Who determines your professional future? First, read An Example of one person, wearing two hats, limiting opportunities for LAcs. (He’s received honors for the work he’s done.)
We have one week to comment on the NCCAOM’s “proposed” policy changes. Do that here. Some of us think these changes are wise, some of us wouldn’t be personally impacted. We all should participate in the conversation. Ask your professional communities to comment. (You can see the NCCAOM’s response to my initial comments here.)
My follow-up comments are below. The NCCAOM is the most powerful organization in our profession. I have seen them, with our help, control regulation (or essentially subvert it) and legislation. Our interests may overlap, but don’t think your future is their primary concern.
Dear NCCAOM and Ms. Basore,
Thank you for your response regarding the proposed policy changes. Here are some additional questions and comments.
- You wrote “The Criminal Background Screening Program for new applicants will not take effect until January 2014.” Has the final decision to implement these policies been made?
- The Criminal Background Check and language requirements go beyond your mission as a “national organization that validates entry-level competency.” These policies usurp the role of state regulatory boards. (For example, Virginia exempts those serving certain communities from our language requirements.)
- Many states use the NCCAOM exams but do not require the NCCAOM credential. Establishing background checks and language requirements as part of the testing application circumvents those states’ specific desire to maintain an independent credentialing process.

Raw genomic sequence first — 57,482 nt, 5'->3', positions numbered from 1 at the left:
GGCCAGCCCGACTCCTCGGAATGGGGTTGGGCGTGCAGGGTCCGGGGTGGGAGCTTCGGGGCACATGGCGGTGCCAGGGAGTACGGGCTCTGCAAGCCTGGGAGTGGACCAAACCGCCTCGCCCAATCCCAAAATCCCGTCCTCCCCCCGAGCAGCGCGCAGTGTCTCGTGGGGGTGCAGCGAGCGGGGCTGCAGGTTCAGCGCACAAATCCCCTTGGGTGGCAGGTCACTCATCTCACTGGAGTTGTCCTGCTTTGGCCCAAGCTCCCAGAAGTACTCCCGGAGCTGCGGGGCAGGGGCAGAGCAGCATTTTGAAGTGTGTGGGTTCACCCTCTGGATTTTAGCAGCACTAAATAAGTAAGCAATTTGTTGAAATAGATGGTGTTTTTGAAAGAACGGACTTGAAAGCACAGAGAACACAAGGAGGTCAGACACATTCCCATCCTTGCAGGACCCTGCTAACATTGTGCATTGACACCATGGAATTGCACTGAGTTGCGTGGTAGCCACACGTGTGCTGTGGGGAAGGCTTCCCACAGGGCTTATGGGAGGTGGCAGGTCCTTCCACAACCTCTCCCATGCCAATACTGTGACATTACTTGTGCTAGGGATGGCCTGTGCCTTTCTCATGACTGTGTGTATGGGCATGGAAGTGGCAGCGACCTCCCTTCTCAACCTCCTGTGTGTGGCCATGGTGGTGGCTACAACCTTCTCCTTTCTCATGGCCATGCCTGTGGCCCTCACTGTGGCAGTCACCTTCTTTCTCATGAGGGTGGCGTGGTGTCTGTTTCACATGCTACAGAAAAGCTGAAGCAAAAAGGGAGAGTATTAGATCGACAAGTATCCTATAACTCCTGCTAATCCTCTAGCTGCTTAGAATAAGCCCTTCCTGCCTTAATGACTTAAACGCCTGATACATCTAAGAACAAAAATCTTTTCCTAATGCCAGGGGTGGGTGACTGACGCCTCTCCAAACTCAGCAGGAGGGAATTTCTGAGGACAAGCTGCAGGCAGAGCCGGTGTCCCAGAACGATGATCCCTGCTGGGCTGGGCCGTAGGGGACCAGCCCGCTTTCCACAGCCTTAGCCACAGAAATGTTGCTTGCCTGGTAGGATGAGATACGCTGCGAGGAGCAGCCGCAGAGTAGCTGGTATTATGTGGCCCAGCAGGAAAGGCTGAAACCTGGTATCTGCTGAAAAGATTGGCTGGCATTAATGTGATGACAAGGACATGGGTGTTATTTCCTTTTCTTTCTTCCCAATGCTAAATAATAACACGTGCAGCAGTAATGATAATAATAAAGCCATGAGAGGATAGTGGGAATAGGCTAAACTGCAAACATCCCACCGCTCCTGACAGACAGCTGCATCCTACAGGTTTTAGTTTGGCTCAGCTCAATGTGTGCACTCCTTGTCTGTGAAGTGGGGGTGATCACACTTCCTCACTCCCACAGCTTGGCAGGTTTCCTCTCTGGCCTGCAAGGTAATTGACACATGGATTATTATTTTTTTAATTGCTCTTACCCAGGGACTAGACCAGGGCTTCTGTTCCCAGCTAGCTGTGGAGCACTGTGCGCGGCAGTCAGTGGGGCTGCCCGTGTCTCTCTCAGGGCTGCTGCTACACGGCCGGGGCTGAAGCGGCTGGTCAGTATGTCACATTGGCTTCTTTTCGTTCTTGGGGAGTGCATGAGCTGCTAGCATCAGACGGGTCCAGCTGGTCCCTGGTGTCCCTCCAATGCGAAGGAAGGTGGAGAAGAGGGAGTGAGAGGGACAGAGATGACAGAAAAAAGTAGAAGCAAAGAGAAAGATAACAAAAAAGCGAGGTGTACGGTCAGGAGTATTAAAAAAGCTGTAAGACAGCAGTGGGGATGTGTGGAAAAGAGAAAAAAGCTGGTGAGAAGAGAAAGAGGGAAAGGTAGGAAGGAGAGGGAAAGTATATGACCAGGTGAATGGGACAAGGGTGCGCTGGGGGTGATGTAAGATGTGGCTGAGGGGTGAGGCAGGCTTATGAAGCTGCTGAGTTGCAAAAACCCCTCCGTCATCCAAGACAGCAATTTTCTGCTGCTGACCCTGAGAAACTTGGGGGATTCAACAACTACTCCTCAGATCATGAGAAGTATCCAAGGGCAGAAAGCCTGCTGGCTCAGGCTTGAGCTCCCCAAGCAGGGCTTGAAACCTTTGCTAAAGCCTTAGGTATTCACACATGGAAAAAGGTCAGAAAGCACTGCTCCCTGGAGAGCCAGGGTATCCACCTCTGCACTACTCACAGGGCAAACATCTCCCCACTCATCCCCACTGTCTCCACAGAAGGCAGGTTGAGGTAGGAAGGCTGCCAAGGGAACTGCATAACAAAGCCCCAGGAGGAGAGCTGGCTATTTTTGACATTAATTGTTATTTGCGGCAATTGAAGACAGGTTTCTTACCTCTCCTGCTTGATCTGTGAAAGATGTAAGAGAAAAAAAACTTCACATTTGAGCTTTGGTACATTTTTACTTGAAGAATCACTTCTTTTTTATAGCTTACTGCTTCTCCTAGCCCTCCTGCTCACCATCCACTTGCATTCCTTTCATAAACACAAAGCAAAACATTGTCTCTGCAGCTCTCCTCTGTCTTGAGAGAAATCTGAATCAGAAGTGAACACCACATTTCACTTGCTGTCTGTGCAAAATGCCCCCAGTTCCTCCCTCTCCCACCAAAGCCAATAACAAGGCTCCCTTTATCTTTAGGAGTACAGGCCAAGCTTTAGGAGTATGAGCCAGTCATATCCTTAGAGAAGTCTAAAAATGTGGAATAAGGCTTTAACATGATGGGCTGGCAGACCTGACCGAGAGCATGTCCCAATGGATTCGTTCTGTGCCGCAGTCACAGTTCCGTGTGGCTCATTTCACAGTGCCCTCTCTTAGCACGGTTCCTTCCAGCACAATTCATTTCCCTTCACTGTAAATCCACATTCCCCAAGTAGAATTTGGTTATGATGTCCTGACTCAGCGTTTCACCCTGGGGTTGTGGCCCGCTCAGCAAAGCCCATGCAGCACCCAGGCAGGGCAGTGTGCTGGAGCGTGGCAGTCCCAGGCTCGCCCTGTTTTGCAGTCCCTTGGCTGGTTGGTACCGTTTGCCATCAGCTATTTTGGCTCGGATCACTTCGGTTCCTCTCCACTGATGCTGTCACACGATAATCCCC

- How many students responded to the assessment regarding the foreign language exams and what were their responses? Please define the demand “sufficient to offer a psychometrically valid defensible examination.”
- Is it significant to an applicant if the background check fee goes to the NCCAOM or to a third party? Could NCCAOM staff involvement ultimately increase exam costs?
- Can you describe the criminal background check appeals process? Would the NCCAOM risk legal liability if applicants were allowed to sit the exam upon appeal?
- Is there any documented case of harm from practitioners who had a criminal history at the time of sitting the exams?
- If public protection is the justification for requiring the background check prior to examination, should it be required prior to school admittance? This would protect individuals from making a huge investment in a career they will ultimately be unable to practice.
- Could the recertification process be simplified by trusting Diplomates to use their best judgment regarding continuing education? Has there been any documented patient harm as a result of unreviewed or unmonitored continuing education?
I believe that for much of the past twenty years the NCCAOM has provided a net benefit to the profession while honoring its commitment to the public welfare. More recently the NCCAOM has repeatedly acted out of self-interest, choosing control over the profession and the attendant financial rewards ahead of either the profession or the public. Your push for the full OM credential as a requirement for licensure in DE is a prime example of action that served the NCCAOM at the expense of all others. The stakeholder comment you request is routinely disregarded.
Re-consider these proposals. Acupuncture practitioners have an incredible record of safety. The imposition of additional de facto regulation is unnecessary and burdensome.
Elaine Wolf Komarow, LAc (VA)
NCCAOM Diplomate (Ac)